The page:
First Steps to Making a Personal Financial Plan

Holiday Financial Planning Tips

Each one of us carries any number of life goals or desires that we wish to achieve over our lifetime. In many cases, we lose sight of these yearnings and become consumed with day to day life. Sometimes, these dreams can seem to be become unachievable and we ultimately give up on them.

What has this got to do with financial planning, money, investments, superannuation, cash-flow, net worth? It seems like an odd juxtaposition, as it is not often that we think of these things in the context of a deeper meaning.

However, the most important part of any financial plan is the outcome. What does the plan deliver to you? Does your life become richer, along with your monetary wealth?

The first step in being able to work toward a fulfilling life that provides financial freedom is knowing what you want. For many of us, knowing what we want can seem to be the most difficult part.

I was reading a very interesting book that offered a set of three questions that can really help uncover an individual’s deepest goals. The questions are designed to provoke thought and really get to the essence of your being.

If you have never made the time to really consider what it is you are working toward, I would strongly recommend sitting down and working through these questions.

The questions to ask when making a personal financial plan:

  1. “I want you to imagine that you are financially secure, that you have enough money to take care of your needs, now and in the future. The question is, how would you live your life? What would you do with the money? Would you change anything? Let yourself go, don’t hold back your dreams. Describe a life that is complete, that is richly yours.
  2. This time, you visit your doctor who tells you that you have five to ten years left to live. The good part is that you won’t ever feel sick. The bad news is that you will have no notice of the moment of your death. What will you do in the times you have remaining to live? Will you change your life and how will you do it?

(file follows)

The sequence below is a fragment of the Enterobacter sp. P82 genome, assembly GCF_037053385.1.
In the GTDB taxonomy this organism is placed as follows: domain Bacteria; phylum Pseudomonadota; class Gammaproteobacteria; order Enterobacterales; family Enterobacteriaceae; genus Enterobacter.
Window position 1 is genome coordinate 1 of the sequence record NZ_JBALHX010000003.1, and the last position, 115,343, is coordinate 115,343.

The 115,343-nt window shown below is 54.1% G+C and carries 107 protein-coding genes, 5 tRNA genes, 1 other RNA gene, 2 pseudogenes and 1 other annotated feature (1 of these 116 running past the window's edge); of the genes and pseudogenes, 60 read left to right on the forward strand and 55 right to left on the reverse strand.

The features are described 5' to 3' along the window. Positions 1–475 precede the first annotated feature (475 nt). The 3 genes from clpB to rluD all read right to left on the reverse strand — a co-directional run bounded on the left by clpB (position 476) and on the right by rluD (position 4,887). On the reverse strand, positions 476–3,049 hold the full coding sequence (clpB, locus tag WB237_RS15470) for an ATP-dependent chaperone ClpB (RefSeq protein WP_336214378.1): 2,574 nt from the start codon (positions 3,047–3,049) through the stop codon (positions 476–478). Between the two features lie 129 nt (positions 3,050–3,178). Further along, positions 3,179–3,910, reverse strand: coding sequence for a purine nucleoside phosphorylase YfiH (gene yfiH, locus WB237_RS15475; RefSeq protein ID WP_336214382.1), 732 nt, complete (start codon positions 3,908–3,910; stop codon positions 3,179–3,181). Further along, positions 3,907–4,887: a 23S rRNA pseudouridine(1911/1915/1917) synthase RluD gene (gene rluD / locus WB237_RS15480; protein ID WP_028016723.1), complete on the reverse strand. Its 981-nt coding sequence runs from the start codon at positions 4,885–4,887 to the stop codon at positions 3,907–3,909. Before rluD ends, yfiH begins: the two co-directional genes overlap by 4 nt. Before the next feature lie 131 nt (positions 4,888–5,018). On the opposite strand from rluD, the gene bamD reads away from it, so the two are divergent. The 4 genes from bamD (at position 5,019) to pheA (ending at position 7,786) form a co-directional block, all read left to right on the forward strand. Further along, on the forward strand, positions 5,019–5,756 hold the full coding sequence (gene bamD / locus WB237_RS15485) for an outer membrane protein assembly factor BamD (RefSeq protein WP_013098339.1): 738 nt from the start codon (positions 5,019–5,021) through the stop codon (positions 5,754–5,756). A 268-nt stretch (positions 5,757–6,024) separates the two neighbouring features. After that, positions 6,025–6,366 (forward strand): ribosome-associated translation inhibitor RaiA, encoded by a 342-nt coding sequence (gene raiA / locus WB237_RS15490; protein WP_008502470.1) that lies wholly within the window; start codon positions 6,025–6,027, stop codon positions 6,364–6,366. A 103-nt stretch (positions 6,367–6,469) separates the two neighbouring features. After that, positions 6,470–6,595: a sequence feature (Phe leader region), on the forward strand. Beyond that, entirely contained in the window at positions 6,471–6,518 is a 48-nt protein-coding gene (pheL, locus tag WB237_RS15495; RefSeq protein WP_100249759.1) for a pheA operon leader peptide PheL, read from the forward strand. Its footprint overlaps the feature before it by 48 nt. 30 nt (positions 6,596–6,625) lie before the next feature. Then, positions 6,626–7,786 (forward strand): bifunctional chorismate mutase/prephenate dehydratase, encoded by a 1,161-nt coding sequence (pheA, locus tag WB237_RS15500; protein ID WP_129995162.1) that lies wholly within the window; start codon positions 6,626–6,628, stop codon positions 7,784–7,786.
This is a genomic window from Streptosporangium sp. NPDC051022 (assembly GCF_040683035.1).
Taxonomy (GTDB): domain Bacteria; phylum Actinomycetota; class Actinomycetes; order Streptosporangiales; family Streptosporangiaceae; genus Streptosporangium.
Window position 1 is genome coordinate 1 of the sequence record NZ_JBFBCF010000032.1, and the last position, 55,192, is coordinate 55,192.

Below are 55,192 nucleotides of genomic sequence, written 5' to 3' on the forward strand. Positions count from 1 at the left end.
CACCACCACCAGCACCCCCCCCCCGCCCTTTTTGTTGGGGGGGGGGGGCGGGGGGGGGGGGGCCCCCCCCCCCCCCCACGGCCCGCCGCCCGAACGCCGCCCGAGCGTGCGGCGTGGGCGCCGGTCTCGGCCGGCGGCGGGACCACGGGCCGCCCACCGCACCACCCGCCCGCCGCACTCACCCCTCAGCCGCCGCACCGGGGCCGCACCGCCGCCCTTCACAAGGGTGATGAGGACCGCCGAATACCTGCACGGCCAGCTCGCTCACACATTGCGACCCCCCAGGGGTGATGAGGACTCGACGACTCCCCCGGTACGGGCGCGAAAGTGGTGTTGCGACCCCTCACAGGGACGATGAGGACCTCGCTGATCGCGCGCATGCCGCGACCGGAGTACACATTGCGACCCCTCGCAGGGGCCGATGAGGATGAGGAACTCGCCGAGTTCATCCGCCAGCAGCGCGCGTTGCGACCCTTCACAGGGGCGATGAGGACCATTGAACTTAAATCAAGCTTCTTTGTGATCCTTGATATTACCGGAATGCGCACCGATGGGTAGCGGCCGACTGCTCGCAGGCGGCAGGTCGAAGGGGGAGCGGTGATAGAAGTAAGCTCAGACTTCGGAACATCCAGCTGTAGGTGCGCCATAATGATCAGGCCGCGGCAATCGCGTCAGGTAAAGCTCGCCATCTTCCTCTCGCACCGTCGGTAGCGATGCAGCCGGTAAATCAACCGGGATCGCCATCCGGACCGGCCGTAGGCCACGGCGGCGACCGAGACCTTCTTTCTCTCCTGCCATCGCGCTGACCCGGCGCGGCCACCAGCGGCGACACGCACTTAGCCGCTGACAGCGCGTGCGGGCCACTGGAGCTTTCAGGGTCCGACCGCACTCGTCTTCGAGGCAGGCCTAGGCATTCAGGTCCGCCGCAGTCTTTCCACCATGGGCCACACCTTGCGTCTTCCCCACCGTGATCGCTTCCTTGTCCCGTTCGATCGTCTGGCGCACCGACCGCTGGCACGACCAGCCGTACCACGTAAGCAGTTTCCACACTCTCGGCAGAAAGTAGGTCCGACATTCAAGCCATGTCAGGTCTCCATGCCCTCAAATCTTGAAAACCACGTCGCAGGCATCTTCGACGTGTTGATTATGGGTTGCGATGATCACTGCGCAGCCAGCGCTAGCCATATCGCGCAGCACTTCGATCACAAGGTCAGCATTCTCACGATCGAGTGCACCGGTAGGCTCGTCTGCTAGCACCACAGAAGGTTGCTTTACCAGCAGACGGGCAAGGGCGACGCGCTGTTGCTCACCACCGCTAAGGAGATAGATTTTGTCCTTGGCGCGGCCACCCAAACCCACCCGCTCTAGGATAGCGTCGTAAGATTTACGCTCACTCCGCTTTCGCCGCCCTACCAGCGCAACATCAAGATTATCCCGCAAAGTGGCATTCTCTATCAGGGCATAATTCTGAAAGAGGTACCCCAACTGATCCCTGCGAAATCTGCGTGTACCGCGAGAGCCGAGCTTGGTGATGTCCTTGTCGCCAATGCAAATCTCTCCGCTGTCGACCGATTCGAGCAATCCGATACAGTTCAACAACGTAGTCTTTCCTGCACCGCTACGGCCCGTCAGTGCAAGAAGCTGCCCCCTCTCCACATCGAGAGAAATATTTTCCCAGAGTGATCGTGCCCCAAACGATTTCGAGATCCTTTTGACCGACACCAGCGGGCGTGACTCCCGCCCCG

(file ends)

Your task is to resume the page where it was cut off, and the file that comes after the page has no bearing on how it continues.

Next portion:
3. This time your doctor shocks you with the news that you have only one day left to live. Notice what feelings arise as you confront your very real morality. Ask yourself:

What dreams will be left unfulfilled? What do I wish I had finished or had been? What do I wish I had done? What did I miss?”1

You will find that the questions challenge you to think about what you hold as your most important goals and dreams. It also forces you to prioritise these as you are given a shorter time frame and reduced opportunity to achieve your goals.

Building wealth, on its own, does not bring with it meaning and will not deliver fulfilment without a strong understanding of what the wealth is for.

Taking the next step once you have worked out what you want, will require the expertise of skilled professionals who will work with you to build a financial plan. As financial advisors, we help our clients work through these goals and dreams and start taking action to making them a reality.

“What man actually needs is not a tensionless state but rather the striving and struggling for some goal worth of him. What he needs is not the discharge of tension at any cost, but the call of a potential meaning waiting to be fulfilled by him”2 Victor Frankl

  1. Kinder G D, 2006, Lighting the Torch, FPA Press, Denver p. 12-13
  2. Ibid. p. 1

Daniel Viola is a financial advisor at Blueprint Wealth.

Blueprint Planning Pty Ltd ABN 78 097 264 554 trading as Blueprint Wealth and Daniel Viola are Authorised Representatives sand Credit Representatives of AMP Financial Planning Pty Limited ABN 89 051 208 327 Australian Financial Services Licence 232706 and Australian Credit Licence 232706

Disclaimer: This article contains general information only. It does not take into account your objectives, financial situation or needs. Please consider the appropriateness of the information in light of your personal circumstances.